Out of 1,107 wireless networks found this year in Dublin’s business districts, some 54pc of these networks did not have their security settings switched on, researchers from Deloitte have revealed.
While the number of wireless connections found in Dublin’s business districts has increased by 25pc since 2006, there has only been a 2pc increase in the number of secure wireless connections.
Some 1,107 wireless connections were found in 2008, compared with 884 in 2006. Of these, 594 (54pc) were found to be insecure. In 2006, 497 (56pc) networks were found to be insecure.
“Insecure wireless networks are, in essence, easy prey for IT hackers to gain access to confidential company information,” explained Colm McDonnell, partner, Enterprise Risk Services, Deloitte.
“Once a connection is insecure, potentially all of a company’s information is available to outside parties. The fact that the growth rate of new wireless connections is so far above the growth rate of secure wireless connections means there are more and more opportunities for hackers to attack.”
Deloitte’s research also found that a larger proportion of businesses (12pc in 2008, compared with 8pc in 2006) are choosing to name their networks transparently as belonging to them – which can be a security risk if an attacker targets a particular company.
That said, the proportion of obscured ID connections has increased by 3pc, which shows some sign that companies are beginning to pay attention to their wireless connections.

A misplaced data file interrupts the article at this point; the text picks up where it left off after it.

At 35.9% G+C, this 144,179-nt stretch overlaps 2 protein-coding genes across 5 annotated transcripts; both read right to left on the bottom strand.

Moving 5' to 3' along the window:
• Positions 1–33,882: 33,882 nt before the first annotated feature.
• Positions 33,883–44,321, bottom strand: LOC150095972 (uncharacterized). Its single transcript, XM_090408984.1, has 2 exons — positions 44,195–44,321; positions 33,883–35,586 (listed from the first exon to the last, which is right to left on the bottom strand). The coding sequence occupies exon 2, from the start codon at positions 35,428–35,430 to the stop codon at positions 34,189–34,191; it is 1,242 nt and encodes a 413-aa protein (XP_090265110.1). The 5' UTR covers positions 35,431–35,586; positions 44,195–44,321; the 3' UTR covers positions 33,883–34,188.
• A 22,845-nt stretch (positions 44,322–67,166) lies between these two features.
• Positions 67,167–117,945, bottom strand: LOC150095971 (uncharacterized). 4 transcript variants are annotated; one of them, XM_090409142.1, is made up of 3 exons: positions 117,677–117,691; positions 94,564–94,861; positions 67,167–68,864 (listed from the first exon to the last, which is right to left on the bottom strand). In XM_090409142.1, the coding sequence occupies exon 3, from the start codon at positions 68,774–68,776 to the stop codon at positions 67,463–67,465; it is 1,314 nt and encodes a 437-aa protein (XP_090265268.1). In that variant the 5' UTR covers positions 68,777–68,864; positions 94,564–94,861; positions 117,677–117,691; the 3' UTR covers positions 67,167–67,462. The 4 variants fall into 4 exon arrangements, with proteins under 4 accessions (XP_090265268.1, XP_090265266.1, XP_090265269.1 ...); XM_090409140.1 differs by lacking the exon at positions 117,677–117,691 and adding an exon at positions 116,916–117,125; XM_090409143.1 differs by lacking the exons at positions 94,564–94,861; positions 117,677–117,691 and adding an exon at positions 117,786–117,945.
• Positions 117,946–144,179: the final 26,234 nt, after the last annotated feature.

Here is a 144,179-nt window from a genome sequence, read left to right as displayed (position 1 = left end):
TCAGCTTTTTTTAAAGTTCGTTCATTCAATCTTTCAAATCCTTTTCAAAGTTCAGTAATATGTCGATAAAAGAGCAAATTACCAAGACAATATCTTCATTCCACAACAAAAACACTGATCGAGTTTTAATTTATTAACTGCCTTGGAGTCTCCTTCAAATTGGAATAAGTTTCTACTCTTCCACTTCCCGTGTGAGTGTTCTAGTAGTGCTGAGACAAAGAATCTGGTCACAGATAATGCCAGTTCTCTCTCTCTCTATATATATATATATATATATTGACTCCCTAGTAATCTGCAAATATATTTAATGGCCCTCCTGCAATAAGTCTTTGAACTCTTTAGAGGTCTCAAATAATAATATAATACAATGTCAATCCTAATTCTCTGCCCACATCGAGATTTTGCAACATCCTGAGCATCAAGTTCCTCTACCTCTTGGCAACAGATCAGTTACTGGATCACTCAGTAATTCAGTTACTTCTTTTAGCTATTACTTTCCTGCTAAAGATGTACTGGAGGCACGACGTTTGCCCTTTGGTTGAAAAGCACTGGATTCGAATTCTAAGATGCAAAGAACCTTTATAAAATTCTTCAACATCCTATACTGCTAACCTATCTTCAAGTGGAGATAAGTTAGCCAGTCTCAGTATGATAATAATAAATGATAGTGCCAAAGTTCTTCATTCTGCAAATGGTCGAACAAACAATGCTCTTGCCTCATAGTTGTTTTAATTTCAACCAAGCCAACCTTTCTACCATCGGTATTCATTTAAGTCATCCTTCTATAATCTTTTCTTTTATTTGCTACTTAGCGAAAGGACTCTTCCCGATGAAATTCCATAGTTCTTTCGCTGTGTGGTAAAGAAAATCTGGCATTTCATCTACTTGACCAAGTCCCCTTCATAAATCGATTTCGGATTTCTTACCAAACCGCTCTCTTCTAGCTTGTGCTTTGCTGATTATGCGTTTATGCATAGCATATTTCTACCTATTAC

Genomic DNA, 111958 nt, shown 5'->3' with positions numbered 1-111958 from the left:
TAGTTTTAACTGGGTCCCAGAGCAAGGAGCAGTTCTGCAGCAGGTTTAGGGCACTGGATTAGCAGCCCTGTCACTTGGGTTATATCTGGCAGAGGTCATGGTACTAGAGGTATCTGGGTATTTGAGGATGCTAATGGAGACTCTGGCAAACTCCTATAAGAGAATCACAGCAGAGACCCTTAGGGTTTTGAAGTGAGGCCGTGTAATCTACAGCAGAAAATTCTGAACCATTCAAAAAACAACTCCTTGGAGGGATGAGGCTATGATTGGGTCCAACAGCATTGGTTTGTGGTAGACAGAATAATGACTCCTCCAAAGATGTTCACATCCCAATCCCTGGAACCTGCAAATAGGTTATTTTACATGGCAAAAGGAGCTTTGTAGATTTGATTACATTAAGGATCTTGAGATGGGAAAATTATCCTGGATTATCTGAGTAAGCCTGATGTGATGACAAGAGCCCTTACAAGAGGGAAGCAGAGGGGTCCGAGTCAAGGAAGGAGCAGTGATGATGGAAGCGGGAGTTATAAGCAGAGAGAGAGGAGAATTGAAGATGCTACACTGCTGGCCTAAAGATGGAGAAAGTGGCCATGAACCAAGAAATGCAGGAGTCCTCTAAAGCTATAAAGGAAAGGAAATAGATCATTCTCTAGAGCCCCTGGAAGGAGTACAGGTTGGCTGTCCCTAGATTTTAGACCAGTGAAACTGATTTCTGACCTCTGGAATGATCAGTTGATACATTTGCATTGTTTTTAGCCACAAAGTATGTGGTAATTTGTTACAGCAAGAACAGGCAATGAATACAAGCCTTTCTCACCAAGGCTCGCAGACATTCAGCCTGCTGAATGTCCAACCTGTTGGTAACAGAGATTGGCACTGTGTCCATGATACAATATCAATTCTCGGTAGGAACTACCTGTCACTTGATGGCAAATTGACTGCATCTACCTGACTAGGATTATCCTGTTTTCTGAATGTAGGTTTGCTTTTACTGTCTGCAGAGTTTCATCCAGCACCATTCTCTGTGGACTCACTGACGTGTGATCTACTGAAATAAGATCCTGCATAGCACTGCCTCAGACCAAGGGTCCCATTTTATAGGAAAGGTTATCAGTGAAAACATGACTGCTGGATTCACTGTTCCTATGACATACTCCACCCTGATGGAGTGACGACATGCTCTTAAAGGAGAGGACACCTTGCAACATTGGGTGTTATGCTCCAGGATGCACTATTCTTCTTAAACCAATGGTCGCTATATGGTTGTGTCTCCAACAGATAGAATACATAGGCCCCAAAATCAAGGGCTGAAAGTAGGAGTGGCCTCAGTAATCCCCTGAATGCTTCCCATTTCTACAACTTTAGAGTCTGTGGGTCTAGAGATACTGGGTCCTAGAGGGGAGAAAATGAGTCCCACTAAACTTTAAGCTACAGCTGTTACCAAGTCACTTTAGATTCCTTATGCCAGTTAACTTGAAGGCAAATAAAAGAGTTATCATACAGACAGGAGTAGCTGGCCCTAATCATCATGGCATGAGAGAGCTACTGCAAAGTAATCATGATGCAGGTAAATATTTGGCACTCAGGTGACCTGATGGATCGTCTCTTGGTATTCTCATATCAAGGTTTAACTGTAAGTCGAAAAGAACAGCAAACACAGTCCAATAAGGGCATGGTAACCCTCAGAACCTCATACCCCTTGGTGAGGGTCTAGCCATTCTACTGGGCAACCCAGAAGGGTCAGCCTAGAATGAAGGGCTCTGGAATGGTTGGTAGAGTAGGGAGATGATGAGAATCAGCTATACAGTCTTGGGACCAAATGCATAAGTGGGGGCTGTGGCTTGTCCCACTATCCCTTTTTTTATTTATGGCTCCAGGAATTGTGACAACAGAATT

“It’s clear from these results that organisations are still not adequately addressing their IT security needs. While they are enjoying the benefits of wireless connectivity, such as increased efficiency and reduced costs, they are, at the same time, ignoring the associated risks,” McDonnell said.
“In our experience, most companies do not realise the extent to which they are vulnerable to an attack from hackers, or how serious that attack can be. It is important that companies are educated on the risks of insecure wireless connections, as once the problem is identified it can be easily remedied.”
The research also found that the number of wireless hotspots, usually used to provide free public access, has decreased from 72 in 2006 to 60 in 2008.
There was a significant decrease in the number of hotspots found in the IFSC (down 15 to 6), while the number of hotspots in Merrion Square jumped to 17 from just one in 2006.
“Even omitting these wireless hotspots from the assessment, we see that since the last assessment in 2006, there has only been an 8pc decrease in unintentionally insecure access points as a proportion of the whole.
“This again re-iterates that companies are simply not acting on this problem, which leaves them at risk to serious data leakages,” said McDonnell.
By John Kennedy